Comparison of primary total hip replacements performed with a direct anterior approach versus the standard lateral approach: perioperative findings
Vincenzo Alecci,Maurizio Valente,Marina Crucil,Matteo Minerva,Chiara-Martina Pellegrino,Dario Davide Sabbadini
Journal of Orthopaedics and Traumatology , 2011, DOI: 10.1007/s10195-011-0144-0
Abstract: In our study, patients treated with a minimally invasive direct anterior approach had a better perioperative outcome than patients treated with the lateral approach. The longer time of surgery for the minimally invasive direct anterior approach may be attributed to the learning curve. Further studies are necessary to investigate the advantages of a minimally invasive direct anterior approach in terms of clinical results in the short and long run.
Total hip arthroplasty
Slavkovi? Nemanja,Vuka?inovi? Zoran,Ba??arevi? Zoran,Vukomanovi? Boris
Srpski Arhiv za Celokupno Lekarstvo , 2012, DOI: 10.2298/sarh1206379s
Abstract: Total hip arthroplasty is most common reconstructive hip procedure in adults. In this surgery we replace some parts of the upper femur and acetabulum with biocompatible materials. The main goal of this surgery is to eliminate pain and regain full extent of joint motion, maintaining hip stability. Surgical technique, biomaterials, design of the prosthesis and fixation techniques have evolved with time adjusting to each other. After total hip arthroplasty patients’ quality of life should be improved. There are many various postoperative complications. Some of them are fatal, and some are minor, which may become manifested years after surgery. Each next surgical procedure following previous hip surgery is associated with considerably lower chances to be successful. Therefore, in primary total hip arthroplasty, preoperative evaluation and preparation of patients are essential. Every orthopaedic surgeon needs to improve already adopted surgical skills applying them with precision and without compromise, with the main goal to achieve long-term durability of the selected implant. The number of total hip arthroplasties will also increase in future, and newer and higher quality materials will be used.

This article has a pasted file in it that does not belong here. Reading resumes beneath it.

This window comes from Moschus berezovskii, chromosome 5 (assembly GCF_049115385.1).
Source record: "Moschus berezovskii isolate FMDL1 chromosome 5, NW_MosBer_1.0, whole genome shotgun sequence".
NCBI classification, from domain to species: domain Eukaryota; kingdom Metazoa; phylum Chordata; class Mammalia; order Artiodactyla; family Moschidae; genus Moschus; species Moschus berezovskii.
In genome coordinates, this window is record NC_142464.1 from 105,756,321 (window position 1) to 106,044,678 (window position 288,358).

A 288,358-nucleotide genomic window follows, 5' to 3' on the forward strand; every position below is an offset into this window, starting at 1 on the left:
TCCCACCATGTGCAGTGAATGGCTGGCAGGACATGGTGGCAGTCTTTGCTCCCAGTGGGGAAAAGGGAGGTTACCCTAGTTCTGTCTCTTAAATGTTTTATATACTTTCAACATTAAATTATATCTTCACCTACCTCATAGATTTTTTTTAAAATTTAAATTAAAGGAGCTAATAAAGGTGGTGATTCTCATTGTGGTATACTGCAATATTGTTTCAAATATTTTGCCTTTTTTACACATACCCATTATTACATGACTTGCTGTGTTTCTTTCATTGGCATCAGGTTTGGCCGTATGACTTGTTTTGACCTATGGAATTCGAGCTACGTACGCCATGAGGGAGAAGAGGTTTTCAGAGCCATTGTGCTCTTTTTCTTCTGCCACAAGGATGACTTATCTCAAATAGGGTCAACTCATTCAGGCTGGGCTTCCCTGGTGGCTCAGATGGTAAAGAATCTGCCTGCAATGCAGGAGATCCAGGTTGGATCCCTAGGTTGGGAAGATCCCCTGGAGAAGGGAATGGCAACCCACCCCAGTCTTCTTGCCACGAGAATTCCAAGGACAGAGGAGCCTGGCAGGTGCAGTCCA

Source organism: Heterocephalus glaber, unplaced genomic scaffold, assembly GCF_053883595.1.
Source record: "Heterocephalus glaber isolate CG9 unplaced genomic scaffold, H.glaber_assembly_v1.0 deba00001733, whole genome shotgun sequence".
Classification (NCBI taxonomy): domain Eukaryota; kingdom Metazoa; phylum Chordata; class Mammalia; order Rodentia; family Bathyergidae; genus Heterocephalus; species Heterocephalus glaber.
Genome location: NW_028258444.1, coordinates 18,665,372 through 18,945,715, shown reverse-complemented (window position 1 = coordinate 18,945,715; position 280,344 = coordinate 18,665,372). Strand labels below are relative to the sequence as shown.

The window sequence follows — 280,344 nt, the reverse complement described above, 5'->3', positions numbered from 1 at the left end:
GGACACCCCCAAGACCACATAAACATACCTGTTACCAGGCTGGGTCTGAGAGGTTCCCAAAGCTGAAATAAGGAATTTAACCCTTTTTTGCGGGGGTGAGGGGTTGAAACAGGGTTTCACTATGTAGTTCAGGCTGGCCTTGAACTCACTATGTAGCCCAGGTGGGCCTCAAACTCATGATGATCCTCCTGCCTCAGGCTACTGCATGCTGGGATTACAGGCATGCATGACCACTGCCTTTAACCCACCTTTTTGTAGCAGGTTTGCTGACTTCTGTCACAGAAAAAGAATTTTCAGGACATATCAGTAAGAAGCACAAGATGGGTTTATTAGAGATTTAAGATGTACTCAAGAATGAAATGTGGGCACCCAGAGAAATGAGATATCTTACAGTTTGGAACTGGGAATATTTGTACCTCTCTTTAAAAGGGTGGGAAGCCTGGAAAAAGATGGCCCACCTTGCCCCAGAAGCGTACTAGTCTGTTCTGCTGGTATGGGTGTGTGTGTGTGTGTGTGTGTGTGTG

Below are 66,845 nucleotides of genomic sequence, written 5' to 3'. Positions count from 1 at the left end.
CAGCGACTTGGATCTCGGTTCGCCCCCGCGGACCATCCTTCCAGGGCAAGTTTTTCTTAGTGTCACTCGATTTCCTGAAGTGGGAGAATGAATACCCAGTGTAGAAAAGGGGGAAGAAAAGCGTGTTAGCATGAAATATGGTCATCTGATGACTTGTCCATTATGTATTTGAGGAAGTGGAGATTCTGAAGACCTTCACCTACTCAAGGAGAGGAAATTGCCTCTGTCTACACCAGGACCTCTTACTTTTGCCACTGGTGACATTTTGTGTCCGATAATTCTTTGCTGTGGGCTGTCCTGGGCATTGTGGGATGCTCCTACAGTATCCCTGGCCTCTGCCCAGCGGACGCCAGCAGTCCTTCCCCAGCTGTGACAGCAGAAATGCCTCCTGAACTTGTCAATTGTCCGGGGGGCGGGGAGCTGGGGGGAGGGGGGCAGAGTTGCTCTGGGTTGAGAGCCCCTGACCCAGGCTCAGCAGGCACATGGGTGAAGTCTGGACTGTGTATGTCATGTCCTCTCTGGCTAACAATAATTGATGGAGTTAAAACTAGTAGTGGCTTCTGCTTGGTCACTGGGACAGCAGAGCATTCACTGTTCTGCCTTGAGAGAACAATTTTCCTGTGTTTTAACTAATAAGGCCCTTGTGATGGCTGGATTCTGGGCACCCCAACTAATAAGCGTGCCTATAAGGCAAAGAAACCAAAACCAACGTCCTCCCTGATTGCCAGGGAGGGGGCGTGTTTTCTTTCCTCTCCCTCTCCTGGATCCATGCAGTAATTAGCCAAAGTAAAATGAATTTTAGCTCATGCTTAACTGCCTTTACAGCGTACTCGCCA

Application of bilateral direct anterior approach total hip arthroplasty: a report of 22 cases

- , 2017, DOI: 10.3969/j.issn.1671-167X.2017.02.007
Abstract: 目的:通过分析直接前入路双髋关节同时置换的临床特点,探讨直接前入路双髋同时置换的手术技巧和避免围手术期并发症的方法。方法: 回顾性分析2014年6月至2016年8月北京积水潭医院矫形骨科采用直接前入路双髋关节置换手术22例(44髋)患者的临床资料、手术效果及术后并发症等,其中男性17例,女性5例,年龄中位数为48岁(34~67岁)。股骨头缺血性坏死17例,髋关节发育不良继发性骨关节炎4例,类风湿性关节炎1例。所有患者采用平卧位直接前入路双髋关节同时置换手术治疗。结果: 本组患者全部使用生物固定型假体。手术时间平均(167±23) min,术中出血量平均(775±300) mL,术中及术后输异体血平均(327±341) mL,术后伤口引流平均(111±73) mL。术后第1天多数患者可以不需要帮助自行上下病床,5例患者术后第1天可以不用拐杖短距离行走,术后3 d有13例患者可以在保护下做下蹲动作。术后平均4 d出院,平均随访时间16个月(8~24个月)。术中出现2例大粗隆骨折,3例阔筋膜张肌损伤。术后随访3例伤口延迟愈合, 4例出现股外侧皮神经麻痹症状,2例患者大腿痛,无松动感染失败病例。Harris评分从术前平均(29±8)分,提高到术后平均(91±3)分,同术前相比差异有统计学意义(P<0.01)。结论: 直接前入路双髋关节置换术后早期患者恢复快,髋关节活动度好,但手术难度较高,在良好选择病例的情况下,术者在使用这种入路的早期仍然容易出现并发症。